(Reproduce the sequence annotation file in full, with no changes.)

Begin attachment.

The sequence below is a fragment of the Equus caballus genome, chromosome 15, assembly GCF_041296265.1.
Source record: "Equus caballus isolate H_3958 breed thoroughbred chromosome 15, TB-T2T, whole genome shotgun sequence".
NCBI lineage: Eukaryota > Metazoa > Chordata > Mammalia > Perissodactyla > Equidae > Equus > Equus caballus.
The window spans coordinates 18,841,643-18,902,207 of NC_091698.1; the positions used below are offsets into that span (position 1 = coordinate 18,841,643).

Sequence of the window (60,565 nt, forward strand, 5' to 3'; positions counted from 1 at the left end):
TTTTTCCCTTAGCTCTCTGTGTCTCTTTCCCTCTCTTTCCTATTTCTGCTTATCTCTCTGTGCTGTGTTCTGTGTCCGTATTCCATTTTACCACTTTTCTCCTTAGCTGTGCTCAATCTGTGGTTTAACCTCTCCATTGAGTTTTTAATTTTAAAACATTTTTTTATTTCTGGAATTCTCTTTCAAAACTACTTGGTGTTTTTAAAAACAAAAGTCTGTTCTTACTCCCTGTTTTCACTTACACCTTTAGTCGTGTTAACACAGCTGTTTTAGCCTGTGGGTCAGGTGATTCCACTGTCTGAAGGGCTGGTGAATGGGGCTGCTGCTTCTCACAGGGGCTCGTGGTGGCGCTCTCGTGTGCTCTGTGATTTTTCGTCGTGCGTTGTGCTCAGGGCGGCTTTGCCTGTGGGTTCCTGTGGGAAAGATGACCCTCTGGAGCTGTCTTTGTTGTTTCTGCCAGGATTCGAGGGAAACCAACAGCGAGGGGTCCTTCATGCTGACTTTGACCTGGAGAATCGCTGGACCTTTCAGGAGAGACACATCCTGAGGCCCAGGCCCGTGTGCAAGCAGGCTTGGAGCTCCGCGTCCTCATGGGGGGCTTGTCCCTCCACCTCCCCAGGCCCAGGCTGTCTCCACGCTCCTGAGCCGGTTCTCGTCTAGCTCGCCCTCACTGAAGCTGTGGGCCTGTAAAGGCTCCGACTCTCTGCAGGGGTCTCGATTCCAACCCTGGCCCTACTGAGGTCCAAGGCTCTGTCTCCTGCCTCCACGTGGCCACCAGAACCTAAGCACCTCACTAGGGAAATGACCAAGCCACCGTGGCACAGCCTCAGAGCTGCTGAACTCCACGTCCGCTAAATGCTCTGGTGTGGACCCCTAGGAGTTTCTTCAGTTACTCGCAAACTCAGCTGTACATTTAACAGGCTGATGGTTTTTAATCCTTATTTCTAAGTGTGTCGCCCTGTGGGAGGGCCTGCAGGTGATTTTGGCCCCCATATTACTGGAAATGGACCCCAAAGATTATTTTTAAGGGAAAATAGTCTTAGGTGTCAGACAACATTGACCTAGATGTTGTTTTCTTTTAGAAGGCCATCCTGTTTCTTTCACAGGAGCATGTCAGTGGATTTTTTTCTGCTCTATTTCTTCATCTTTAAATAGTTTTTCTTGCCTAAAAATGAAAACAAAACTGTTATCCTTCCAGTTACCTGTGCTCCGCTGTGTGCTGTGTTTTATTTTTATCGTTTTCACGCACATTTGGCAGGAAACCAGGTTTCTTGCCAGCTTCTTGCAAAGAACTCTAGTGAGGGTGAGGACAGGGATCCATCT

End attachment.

The sequence below is a fragment of the Equus caballus genome, chromosome 15, assembly GCF_041296265.1.
Source record: "Equus caballus isolate H_3958 breed thoroughbred chromosome 15, TB-T2T, whole genome shotgun sequence".
NCBI lineage: Eukaryota > Metazoa > Chordata > Mammalia > Perissodactyla > Equidae > Equus > Equus caballus.
The window spans coordinates 18,841,643-18,902,207 of NC_091698.1; the positions used below are offsets into that span (position 1 = coordinate 18,841,643).

Sequence of the window (60,565 nt, forward strand, 5' to 3'; positions counted from 1 at the left end):
TTTTTCCCTTAGCTCTCTGTGTCTCTTTCCCTCTCTTTCCTATTTCTGCTTATCTCTCTGTGCTGTGTTCTGTGTCCGTATTCCATTTTACCACTTTTCTCCTTAGCTGTGCTCAATCTGTGGTTTAACCTCTCCATTGAGTTTTTAATTTTAAAACATTTTTTTATTTCTGGAATTCTCTTTCAAAACTACTTGGTGTTTTTAAAAACAAAAGTCTGTTCTTACTCCCTGTTTTCACTTACACCTTTAGTCGTGTTAACACAGCTGTTTTAGCCTGTGGGTCAGGTGATTCCACTGTCTGAAGGGCTGGTGAATGGGGCTGCTGCTTCTCACAGGGGCTCGTGGTGGCGCTCTCGTGTGCTCTGTGATTTTTCGTCGTGCGTTGTGCTCAGGGCGGCTTTGCCTGTGGGTTCCTGTGGGAAAGATGACCCTCTGGAGCTGTCTTTGTTGTTTCTGCCAGGATTCGAGGGAAACCAACAGCGAGGGGTCCTTCATGCTGACTTTGACCTGGAGAATCGCTGGACCTTTCAGGAGAGACACATCCTGAGGCCCAGGCCCGTGTGCAAGCAGGCTTGGAGCTCCGCGTCCTCATGGGGGGCTTGTCCCTCCACCTCCCCAGGCCCAGGCTGTCTCCACGCTCCTGAGCCGGTTCTCGTCTAGCTCGCCCTCACTGAAGCTGTGGGCCTGTAAAGGCTCCGACTCTCTGCAGGGGTCTCGATTCCAACCCTGGCCCTACTGAGGTCCAAGGCTCTGTCTCCTGCCTCCACGTGGCCACCAGAACCTAAGCACCTCACTAGGGAAATGACCAAGCCACCGTGGCACAGCCTCAGAGCTGCTGAACTCCACGTCCGCTAAATGCTCTGGTGTGGACCCCTAGGAGTTTCTTCAGTTACTCGCAAACTCAGCTGTACATTTAACAGGCTGATGGTTTTTAATCCTTATTTCTAAGTGTGTCGCCCTGTGGGAGGGCCTGCAGGTGATTTTGGCCCCCATATTACTGGAAATGGACCCCAAAGATTATTTTTAAGGGAAAATAGTCTTAGGTGTCAGACAACATTGACCTAGATGTTGTTTTCTTTTAGAAGGCCATCCTGTTTCTTTCACAGGAGCATGTCAGTGGATTTTTTTCTGCTCTATTTCTTCATCTTTAAATAGTTTTTCTTGCCTAAAAATGAAAACAAAACTGTTATCCTTCCAGTTACCTGTGCTCCGCTGTGTGCTGTGTTTTATTTTTATCGTTTTCACGCACATTTGGCAGGAAACCAGGTTTCTTGCCAGCTTCTTGCAAAGAACTCTAGTGAGGGTGAGGACAGGGATCCATCT